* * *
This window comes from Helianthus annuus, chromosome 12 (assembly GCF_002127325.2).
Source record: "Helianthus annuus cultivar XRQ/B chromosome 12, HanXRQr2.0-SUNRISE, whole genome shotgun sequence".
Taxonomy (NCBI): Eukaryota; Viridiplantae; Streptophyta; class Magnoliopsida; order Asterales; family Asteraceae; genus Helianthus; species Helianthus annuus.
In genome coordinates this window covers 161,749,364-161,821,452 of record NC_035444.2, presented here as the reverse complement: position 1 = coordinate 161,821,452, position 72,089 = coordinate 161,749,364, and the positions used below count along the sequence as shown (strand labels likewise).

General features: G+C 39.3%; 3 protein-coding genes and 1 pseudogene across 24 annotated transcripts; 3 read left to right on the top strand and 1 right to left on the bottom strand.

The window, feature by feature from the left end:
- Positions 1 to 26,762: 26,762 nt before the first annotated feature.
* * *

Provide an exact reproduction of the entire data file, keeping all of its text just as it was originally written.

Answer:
This window comes from Helianthus annuus, chromosome 12 (assembly GCF_002127325.2).
Source record: "Helianthus annuus cultivar XRQ/B chromosome 12, HanXRQr2.0-SUNRISE, whole genome shotgun sequence".
Taxonomy (NCBI): Eukaryota; Viridiplantae; Streptophyta; class Magnoliopsida; order Asterales; family Asteraceae; genus Helianthus; species Helianthus annuus.
In genome coordinates this window covers 161,749,364-161,821,452 of record NC_035444.2, presented here as the reverse complement: position 1 = coordinate 161,821,452, position 72,089 = coordinate 161,749,364, and the positions used below count along the sequence as shown (strand labels likewise).

General features: G+C 39.3%; 3 protein-coding genes and 1 pseudogene across 24 annotated transcripts; 3 read left to right on the top strand and 1 right to left on the bottom strand.

The window, feature by feature from the left end:
- Positions 1 to 26,762: 26,762 nt before the first annotated feature.